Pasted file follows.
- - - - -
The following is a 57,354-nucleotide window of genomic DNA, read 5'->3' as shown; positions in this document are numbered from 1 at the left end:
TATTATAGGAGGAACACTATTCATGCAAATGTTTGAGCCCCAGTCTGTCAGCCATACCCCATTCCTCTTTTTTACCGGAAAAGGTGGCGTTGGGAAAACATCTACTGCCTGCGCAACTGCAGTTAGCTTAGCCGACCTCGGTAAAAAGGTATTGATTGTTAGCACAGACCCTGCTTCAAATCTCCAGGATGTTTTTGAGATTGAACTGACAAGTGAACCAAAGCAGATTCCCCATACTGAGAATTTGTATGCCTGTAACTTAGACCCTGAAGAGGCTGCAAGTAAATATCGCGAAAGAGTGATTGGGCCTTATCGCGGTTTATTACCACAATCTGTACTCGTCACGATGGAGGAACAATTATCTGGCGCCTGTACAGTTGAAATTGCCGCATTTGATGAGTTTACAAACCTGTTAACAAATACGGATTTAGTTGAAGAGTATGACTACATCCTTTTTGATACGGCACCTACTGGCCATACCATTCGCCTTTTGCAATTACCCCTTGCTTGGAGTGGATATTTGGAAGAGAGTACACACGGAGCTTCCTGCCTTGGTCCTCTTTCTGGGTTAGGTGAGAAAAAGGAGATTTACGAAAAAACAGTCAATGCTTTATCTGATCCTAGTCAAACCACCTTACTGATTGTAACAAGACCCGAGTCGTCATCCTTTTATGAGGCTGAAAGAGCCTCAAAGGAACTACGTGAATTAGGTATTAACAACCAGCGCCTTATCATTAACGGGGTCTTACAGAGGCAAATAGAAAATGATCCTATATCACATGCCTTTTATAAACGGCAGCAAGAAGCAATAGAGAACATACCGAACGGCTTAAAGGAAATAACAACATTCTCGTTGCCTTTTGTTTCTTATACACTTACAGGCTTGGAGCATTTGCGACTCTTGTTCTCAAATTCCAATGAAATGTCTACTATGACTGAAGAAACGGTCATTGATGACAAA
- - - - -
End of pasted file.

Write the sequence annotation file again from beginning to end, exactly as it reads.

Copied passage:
The following is a 57,354-nucleotide window of genomic DNA, read 5'->3' as shown; positions in this document are numbered from 1 at the left end:
TATTATAGGAGGAACACTATTCATGCAAATGTTTGAGCCCCAGTCTGTCAGCCATACCCCATTCCTCTTTTTTACCGGAAAAGGTGGCGTTGGGAAAACATCTACTGCCTGCGCAACTGCAGTTAGCTTAGCCGACCTCGGTAAAAAGGTATTGATTGTTAGCACAGACCCTGCTTCAAATCTCCAGGATGTTTTTGAGATTGAACTGACAAGTGAACCAAAGCAGATTCCCCATACTGAGAATTTGTATGCCTGTAACTTAGACCCTGAAGAGGCTGCAAGTAAATATCGCGAAAGAGTGATTGGGCCTTATCGCGGTTTATTACCACAATCTGTACTCGTCACGATGGAGGAACAATTATCTGGCGCCTGTACAGTTGAAATTGCCGCATTTGATGAGTTTACAAACCTGTTAACAAATACGGATTTAGTTGAAGAGTATGACTACATCCTTTTTGATACGGCACCTACTGGCCATACCATTCGCCTTTTGCAATTACCCCTTGCTTGGAGTGGATATTTGGAAGAGAGTACACACGGAGCTTCCTGCCTTGGTCCTCTTTCTGGGTTAGGTGAGAAAAAGGAGATTTACGAAAAAACAGTCAATGCTTTATCTGATCCTAGTCAAACCACCTTACTGATTGTAACAAGACCCGAGTCGTCATCCTTTTATGAGGCTGAAAGAGCCTCAAAGGAACTACGTGAATTAGGTATTAACAACCAGCGCCTTATCATTAACGGGGTCTTACAGAGGCAAATAGAAAATGATCCTATATCACATGCCTTTTATAAACGGCAGCAAGAAGCAATAGAGAACATACCGAACGGCTTAAAGGAAATAACAACATTCTCGTTGCCTTTTGTTTCTTATACACTTACAGGCTTGGAGCATTTGCGACTCTTGTTCTCAAATTCCAATGAAATGTCTACTATGACTGAAGAAACGGTCATTGATGACAAA